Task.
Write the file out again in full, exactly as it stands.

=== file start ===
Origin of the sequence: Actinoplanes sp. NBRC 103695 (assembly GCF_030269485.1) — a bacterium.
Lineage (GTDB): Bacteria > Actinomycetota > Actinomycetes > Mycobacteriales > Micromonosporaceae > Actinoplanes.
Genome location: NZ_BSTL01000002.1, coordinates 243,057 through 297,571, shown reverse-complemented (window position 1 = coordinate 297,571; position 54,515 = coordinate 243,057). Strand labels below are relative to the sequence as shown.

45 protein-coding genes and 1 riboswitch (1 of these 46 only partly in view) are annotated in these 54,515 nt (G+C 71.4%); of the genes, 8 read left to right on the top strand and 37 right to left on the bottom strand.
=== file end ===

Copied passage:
Origin of the sequence: Actinoplanes sp. NBRC 103695 (assembly GCF_030269485.1) — a bacterium.
Lineage (GTDB): Bacteria > Actinomycetota > Actinomycetes > Mycobacteriales > Micromonosporaceae > Actinoplanes.
Genome location: NZ_BSTL01000002.1, coordinates 243,057 through 297,571, shown reverse-complemented (window position 1 = coordinate 297,571; position 54,515 = coordinate 243,057). Strand labels below are relative to the sequence as shown.

45 protein-coding genes and 1 riboswitch (1 of these 46 only partly in view) are annotated in these 54,515 nt (G+C 71.4%); of the genes, 8 read left to right on the top strand and 37 right to left on the bottom strand.